On December 5, 2009, the Network of Concern Anthropologists (NCA) held a session at the AAA Annual Meeting in Philadelphia to discuss some of the issues they raised in their recently released Counter-Counterinsurgency Manual. The session was chaired and recorded by David Vine, assistant professor of anthropology at American University and a founding member of the NCA.
Panelists/Discussants: Roberto Gonzalez; David Price; Andrew Bickford; Gregory Feldman; Dylan Kerrigan; Catherine Besteman; Catherine Lutz; Nancy Scheper-Hughes
Anthropology and “cultural knowledge” have become much trumpeted tools in the U.S. military’s wars in Iraq and Afghanistan. In addition to the widely criticized Human Terrain Team program, the Pentagon drew on anthropology and anthropological concepts in the writing of its new Counterinsurgency Field Manual. Released to considerable media attention in 2007, the Pentagon portrayed the manual as a blueprint to correct the mistakes of the wars in Iraq and Afghanistan and plot a new and improved path for the “war on terror” and U.S. foreign policy. From the inception of the Human Terrain Teams, the Network of Concerned Anthropologists (NCA) has been deeply concerned about the misuse of anthropology in the exercise of deadly wars. In response to the Field Manual, the NCA steering committee recently released its own Counter-Counterinsurgency Manual to critique the Pentagon’s strategies and offer possibilities for resistance.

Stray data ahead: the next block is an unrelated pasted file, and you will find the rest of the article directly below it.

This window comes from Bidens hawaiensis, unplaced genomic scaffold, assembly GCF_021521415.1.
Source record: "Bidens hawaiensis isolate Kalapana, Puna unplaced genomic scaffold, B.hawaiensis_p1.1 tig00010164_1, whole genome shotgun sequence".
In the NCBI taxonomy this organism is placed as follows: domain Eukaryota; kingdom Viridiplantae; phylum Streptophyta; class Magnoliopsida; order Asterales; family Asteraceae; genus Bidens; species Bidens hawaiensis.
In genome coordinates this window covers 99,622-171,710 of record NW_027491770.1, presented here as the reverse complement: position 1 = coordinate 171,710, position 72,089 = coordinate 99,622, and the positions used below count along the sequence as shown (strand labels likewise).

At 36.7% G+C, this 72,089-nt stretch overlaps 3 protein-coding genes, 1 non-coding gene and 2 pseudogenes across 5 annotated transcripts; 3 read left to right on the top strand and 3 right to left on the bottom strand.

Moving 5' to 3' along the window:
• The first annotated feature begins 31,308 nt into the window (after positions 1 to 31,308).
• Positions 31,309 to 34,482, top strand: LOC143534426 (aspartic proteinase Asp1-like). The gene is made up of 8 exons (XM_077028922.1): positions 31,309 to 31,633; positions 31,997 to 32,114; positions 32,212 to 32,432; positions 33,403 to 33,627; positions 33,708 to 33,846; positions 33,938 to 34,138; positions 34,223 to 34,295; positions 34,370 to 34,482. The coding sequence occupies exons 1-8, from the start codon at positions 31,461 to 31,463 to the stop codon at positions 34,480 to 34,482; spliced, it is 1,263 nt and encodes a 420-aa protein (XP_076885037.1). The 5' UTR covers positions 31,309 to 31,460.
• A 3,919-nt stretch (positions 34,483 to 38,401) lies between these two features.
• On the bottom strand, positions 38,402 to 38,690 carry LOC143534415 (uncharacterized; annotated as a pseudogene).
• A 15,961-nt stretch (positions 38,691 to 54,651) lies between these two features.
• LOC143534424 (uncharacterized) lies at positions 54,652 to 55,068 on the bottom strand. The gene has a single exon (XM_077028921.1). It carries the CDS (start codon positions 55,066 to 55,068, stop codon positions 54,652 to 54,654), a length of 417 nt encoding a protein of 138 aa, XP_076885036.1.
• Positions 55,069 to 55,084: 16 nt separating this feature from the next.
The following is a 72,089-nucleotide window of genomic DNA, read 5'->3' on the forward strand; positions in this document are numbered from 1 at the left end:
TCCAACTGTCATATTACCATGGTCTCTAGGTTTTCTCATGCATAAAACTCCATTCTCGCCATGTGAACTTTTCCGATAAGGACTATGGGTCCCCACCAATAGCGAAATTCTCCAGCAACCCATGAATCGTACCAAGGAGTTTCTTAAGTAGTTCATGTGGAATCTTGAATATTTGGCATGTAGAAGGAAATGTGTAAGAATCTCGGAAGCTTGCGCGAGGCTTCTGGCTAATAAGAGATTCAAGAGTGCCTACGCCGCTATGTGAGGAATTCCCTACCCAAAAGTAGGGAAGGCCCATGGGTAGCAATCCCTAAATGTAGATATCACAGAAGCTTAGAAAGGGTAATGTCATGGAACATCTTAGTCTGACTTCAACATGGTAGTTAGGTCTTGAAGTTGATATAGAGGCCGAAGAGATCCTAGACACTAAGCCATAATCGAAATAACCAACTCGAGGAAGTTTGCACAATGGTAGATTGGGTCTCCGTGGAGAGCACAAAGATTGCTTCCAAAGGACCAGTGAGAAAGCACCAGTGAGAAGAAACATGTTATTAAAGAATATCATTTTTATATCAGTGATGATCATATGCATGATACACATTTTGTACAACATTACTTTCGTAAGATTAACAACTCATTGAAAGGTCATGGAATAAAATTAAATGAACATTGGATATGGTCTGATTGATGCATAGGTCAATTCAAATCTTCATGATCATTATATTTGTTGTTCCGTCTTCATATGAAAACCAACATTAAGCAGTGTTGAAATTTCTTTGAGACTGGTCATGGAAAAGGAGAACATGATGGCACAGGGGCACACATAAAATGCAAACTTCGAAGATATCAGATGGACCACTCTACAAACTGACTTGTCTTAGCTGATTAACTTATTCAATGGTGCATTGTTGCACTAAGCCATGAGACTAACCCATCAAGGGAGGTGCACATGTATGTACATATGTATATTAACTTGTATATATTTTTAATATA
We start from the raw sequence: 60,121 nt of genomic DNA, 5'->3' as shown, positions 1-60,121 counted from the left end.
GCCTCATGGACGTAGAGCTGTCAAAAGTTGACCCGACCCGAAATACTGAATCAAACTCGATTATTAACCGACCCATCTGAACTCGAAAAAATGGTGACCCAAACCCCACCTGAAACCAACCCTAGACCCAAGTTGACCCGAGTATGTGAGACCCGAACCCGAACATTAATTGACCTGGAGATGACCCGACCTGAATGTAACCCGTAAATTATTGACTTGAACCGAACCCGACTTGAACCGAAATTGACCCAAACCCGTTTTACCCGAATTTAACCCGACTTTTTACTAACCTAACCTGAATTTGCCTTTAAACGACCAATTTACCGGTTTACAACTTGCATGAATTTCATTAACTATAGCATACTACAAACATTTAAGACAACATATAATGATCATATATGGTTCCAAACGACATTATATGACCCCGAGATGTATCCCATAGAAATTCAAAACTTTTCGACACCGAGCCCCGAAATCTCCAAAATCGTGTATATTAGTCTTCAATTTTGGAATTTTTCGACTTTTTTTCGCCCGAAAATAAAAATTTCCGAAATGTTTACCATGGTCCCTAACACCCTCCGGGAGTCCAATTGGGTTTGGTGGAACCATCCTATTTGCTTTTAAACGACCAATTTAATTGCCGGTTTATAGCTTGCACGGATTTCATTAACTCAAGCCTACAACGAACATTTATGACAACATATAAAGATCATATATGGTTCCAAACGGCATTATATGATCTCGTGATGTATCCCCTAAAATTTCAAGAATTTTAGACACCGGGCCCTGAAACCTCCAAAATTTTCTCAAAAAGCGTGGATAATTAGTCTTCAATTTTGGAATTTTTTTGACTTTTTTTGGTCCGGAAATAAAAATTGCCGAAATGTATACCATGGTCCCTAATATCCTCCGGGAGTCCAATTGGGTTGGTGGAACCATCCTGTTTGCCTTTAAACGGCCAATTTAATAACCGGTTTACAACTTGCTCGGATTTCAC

This panel presents and advances these arguments to expand public and anthropological debates about the military’s use of anthropology, the militarization of the United States, and the ongoing wars as a way to move toward better policies and practices and away from what C. Wright Mills called the “military definition of the situation.” Panelists will discuss the history and contemporary uses of counterinsurgency; identify flaws in the Counterinsurgency Manual ranging from the misunderstanding of anthropology to the promotion of failed colonial-era strategies of control and domination; examine the role of anthropology in increasingly robotic high-tech warfare; critique the militarization of U.S. foreign policy, development assistance, and relations with Africa; expose the militarization of everyday life in the United States; and suggest strategies for resisting the military’s misuse of anthropological knowledge and for building a new, human-centered foreign policy. The panel will encourage audience members to join in seeking ways, as anthropologists and as citizens, to undo the damage done by the U.S. wars in Iraq and Afghanistan and to work together to struggle against the militarization of anthropology. As part of efforts to broaden the impact of anthropological scholarship, the panel will be audio recorded and made freely available on the internet as a podcast.
If you’re having trouble playing the mp3 file, try installing a free version of Apple Quicktime.